Above photo: This is one room where I could lie down and appreciate the beauty for hours together.

Intricate work in the private durbar hall of Mysore Palace

Above photo: While exploring the Mysore palace, always keep an eye open for all the traditional Hindu elements, vaastu, HIndu gods and mythological creatures. You will notice them in almost every room.

Public Durbar hall - a different perspective

Above photo: A slightly different perspective of the public durbar hall Do you notice the image of goddess Chamundeshwari (Durga) in the far right?.

Ornate pillars inside Mysore Palace

Above photo: The rich detailing on the pillars and the beautiful flooring are something to die for when it comes to creativity. I wish they didn’t use the strong tungsten lights here.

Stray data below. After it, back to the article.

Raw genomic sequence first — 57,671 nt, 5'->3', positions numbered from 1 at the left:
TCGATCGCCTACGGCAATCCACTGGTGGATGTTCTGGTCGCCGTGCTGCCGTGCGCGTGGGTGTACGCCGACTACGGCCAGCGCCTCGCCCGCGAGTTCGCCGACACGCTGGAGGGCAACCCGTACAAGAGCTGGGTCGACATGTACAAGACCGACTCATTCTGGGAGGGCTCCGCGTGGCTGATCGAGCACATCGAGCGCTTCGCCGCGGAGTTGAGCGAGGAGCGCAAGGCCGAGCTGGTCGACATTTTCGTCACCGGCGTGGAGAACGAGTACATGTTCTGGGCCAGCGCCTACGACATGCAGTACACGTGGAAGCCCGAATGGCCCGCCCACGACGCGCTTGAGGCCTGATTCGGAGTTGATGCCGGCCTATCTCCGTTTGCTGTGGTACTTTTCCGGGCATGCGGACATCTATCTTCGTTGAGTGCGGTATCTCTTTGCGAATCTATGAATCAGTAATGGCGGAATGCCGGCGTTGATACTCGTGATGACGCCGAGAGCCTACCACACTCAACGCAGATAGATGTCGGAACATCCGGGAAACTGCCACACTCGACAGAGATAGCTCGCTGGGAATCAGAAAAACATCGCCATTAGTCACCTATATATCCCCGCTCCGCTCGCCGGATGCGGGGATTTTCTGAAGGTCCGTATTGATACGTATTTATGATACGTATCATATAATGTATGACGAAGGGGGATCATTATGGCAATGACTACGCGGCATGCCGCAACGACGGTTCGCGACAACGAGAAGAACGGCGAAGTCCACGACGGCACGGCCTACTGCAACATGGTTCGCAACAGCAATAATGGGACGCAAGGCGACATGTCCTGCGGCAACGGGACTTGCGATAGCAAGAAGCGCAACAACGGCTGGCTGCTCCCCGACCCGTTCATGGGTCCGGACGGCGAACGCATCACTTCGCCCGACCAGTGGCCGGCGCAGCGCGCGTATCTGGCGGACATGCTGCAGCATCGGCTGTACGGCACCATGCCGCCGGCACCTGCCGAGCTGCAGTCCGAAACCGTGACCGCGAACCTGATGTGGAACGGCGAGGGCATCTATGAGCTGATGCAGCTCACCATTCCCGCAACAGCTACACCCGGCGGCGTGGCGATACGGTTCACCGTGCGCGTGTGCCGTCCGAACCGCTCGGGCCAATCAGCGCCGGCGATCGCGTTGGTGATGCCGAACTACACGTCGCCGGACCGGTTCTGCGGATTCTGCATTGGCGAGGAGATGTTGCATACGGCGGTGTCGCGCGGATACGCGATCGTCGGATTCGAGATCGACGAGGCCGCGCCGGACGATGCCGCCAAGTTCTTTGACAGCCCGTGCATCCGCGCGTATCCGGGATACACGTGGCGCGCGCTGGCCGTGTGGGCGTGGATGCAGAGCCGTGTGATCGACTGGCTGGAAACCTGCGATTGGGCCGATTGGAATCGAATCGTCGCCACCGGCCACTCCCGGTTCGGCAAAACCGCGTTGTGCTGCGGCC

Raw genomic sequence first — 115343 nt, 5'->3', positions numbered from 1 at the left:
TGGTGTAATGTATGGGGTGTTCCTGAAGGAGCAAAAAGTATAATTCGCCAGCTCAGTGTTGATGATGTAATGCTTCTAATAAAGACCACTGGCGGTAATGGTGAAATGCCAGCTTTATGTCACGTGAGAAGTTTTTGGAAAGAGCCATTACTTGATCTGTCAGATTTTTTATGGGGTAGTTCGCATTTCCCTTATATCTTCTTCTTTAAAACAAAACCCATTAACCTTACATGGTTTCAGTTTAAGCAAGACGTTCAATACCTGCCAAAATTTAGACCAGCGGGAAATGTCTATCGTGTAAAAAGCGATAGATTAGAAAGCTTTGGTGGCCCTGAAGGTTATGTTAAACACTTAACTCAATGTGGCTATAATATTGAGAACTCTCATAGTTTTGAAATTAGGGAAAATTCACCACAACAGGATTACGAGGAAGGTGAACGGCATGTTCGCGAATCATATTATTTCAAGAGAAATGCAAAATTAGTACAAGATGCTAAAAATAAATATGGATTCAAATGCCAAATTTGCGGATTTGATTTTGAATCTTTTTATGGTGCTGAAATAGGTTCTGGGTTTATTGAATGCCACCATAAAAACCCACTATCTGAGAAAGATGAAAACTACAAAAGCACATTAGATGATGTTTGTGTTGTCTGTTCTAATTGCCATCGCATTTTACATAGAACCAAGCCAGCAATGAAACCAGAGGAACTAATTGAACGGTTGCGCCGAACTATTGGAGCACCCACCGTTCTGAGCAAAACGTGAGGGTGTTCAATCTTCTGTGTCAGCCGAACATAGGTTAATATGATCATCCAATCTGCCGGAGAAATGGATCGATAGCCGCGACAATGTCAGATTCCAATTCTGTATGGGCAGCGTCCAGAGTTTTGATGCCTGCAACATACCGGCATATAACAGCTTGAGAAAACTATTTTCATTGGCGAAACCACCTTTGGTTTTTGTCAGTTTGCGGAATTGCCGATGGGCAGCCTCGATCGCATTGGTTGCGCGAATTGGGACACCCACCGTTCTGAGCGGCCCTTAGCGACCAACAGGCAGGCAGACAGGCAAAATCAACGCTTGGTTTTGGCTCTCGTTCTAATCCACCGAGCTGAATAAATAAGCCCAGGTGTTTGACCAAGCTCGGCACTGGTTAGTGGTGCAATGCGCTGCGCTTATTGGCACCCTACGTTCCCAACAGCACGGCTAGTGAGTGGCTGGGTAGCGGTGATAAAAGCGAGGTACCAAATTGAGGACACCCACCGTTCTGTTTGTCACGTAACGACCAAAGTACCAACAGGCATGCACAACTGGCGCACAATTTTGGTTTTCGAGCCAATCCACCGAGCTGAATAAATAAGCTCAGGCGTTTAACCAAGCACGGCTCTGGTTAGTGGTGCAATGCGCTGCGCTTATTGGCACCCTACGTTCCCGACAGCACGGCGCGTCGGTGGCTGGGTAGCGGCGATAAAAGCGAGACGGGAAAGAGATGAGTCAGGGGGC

A wide view of the public Durbar hall inside Mysore Palace

Above photo: A wide angle view of the public durbar hall, a pretty large room and which overlooks into the front of the palace.

Opulent Private Durbar Hall inside Mysore Palace

Above photo: I loved the ancient blue looking fan that sits in the middle of this private durbar hall. It adds variety to this otherwise symmetrical room.

Public durbar hall, one of the most photographed places inside Mysore Palace

Above photo: A floor level view of the public durbar hall. I wish I could have lied down at this place and studied the carvings more closely.